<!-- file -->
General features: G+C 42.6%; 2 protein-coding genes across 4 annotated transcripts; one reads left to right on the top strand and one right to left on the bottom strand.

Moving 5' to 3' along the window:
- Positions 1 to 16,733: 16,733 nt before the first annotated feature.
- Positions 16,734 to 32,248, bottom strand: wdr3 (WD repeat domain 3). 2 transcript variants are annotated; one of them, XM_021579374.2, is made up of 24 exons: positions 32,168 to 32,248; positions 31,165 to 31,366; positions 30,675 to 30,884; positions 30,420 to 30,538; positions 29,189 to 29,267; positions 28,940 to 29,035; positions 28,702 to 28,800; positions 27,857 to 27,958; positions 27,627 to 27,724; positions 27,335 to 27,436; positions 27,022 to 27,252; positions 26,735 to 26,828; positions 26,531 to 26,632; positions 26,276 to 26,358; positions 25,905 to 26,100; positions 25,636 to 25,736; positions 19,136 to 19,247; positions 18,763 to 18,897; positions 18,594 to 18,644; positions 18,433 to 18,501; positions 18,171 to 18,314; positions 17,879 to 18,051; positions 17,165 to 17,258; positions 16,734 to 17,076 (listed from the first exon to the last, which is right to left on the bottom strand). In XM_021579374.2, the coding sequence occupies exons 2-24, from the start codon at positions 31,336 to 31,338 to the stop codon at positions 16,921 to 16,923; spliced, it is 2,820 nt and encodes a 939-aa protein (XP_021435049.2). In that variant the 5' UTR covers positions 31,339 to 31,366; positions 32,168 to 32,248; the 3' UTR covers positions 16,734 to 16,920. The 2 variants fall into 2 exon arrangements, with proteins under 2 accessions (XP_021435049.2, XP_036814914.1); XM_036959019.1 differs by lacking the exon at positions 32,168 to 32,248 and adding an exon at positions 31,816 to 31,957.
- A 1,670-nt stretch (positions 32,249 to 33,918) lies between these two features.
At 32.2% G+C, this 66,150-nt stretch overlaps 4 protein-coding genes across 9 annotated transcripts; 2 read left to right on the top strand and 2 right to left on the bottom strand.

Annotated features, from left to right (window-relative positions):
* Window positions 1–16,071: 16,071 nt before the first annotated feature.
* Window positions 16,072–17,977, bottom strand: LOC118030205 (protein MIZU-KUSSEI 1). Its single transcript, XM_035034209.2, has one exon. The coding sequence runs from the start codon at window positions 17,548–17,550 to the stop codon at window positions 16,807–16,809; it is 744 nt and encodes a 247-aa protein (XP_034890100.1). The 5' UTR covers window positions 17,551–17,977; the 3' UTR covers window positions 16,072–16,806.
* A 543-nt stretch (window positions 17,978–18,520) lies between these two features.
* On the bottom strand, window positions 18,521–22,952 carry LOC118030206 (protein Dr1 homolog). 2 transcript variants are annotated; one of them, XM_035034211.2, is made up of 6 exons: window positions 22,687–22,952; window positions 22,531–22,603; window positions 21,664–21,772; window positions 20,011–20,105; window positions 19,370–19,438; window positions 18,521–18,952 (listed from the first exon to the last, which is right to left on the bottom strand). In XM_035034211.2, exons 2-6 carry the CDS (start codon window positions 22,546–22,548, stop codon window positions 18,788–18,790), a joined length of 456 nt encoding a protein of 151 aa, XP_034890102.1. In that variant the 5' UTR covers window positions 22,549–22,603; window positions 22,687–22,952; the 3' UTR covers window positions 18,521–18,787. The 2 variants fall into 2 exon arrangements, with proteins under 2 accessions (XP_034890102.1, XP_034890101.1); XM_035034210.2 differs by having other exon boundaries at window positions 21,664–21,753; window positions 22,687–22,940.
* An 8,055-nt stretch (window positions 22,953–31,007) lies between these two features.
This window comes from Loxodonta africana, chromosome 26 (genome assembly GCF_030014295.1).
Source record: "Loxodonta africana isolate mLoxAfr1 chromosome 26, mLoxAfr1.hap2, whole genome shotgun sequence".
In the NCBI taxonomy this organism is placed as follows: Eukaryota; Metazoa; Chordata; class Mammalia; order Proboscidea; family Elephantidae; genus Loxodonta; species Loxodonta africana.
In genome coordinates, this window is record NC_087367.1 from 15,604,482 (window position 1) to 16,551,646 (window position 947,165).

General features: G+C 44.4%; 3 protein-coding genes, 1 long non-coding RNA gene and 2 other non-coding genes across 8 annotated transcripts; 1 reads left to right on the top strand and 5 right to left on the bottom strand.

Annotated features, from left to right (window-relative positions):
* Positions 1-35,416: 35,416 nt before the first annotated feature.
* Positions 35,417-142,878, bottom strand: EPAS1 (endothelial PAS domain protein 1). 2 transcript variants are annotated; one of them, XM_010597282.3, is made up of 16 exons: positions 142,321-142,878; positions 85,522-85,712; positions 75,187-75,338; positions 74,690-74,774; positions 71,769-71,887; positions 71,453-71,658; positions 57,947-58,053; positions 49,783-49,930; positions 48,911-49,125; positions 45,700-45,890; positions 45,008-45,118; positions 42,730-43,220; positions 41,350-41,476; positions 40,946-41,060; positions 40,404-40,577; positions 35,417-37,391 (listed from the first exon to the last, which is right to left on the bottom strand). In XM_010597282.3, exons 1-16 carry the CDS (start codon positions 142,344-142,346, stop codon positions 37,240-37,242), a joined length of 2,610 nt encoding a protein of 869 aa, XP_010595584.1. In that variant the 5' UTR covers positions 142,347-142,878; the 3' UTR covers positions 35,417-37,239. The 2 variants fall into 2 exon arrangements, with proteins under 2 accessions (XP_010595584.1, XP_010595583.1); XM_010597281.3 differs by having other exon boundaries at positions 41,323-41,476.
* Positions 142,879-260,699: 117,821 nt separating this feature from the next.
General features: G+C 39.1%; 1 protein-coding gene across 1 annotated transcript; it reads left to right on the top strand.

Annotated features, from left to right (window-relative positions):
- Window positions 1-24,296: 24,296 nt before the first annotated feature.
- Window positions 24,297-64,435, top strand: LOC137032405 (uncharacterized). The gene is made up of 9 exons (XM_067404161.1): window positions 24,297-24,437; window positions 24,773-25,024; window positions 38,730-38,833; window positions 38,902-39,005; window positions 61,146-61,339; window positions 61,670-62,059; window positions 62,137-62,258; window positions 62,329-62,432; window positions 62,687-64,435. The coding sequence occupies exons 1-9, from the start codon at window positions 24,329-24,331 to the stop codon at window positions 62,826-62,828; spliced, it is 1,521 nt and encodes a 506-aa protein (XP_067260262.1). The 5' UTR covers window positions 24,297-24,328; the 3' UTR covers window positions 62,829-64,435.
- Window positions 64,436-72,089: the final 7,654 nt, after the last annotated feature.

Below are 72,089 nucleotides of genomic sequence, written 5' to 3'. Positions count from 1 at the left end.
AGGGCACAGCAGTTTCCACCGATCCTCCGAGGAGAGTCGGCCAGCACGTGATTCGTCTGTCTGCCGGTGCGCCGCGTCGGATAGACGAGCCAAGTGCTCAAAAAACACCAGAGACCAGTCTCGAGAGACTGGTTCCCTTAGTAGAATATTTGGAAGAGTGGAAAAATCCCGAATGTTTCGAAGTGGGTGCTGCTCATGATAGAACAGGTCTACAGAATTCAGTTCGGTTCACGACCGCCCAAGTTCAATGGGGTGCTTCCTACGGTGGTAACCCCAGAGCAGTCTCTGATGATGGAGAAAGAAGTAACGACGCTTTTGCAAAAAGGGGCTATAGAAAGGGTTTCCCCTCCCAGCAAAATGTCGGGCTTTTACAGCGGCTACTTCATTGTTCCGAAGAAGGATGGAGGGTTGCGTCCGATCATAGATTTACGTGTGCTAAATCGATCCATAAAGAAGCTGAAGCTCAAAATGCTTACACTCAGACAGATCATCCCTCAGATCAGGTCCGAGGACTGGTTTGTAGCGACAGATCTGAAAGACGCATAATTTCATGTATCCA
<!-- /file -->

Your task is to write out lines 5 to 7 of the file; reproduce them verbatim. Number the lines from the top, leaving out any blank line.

- A 1,670-nt stretch (positions 32,249 to 33,918) lies between these two features.
At 32.2% G+C, this 66,150-nt stretch overlaps 4 protein-coding genes across 9 annotated transcripts; 2 read left to right on the top strand and 2 right to left on the bottom strand.

Annotated features, from left to right (window-relative positions):